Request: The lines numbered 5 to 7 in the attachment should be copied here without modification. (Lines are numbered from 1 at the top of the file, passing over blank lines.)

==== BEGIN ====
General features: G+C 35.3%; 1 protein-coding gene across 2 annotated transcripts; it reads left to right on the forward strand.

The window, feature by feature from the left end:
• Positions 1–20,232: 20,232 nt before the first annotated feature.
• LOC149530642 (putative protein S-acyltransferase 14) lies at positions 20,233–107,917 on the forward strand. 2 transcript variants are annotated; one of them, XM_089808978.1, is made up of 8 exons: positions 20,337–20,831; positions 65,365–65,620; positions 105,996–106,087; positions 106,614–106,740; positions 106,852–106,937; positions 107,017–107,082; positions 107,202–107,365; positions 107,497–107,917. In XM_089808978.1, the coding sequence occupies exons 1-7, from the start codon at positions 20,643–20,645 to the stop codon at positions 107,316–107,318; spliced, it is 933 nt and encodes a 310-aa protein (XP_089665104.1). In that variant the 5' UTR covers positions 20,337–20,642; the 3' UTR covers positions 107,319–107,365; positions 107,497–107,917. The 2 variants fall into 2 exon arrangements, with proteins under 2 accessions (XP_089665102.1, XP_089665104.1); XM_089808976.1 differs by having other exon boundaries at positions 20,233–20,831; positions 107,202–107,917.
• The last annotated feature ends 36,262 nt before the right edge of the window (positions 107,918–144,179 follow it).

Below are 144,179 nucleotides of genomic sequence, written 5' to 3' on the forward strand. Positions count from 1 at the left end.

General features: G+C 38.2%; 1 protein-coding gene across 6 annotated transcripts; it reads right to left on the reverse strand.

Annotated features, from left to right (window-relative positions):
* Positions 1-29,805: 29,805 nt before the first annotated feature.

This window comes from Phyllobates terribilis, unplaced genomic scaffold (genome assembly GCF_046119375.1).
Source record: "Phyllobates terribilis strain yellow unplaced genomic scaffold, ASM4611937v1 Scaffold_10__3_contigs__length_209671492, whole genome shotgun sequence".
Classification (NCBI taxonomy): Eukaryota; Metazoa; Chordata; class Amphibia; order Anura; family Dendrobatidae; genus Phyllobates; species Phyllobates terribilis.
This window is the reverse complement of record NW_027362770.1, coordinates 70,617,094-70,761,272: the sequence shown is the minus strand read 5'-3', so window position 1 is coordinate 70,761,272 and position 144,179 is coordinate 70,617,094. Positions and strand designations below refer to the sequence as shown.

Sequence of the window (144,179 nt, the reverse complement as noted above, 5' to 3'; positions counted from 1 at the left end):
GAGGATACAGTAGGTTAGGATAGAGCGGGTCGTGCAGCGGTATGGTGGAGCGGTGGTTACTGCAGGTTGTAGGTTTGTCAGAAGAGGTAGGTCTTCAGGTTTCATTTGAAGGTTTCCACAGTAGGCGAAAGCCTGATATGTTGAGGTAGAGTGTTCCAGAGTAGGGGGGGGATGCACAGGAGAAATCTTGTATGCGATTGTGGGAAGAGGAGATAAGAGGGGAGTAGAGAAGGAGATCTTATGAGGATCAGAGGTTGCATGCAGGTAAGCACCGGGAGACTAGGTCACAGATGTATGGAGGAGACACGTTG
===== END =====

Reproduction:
• The last annotated feature ends 36,262 nt before the right edge of the window (positions 107,918–144,179 follow it).

Below are 144,179 nucleotides of genomic sequence, written 5' to 3' on the forward strand. Positions count from 1 at the left end.

General features: G+C 38.2%; 1 protein-coding gene across 6 annotated transcripts; it reads right to left on the reverse strand.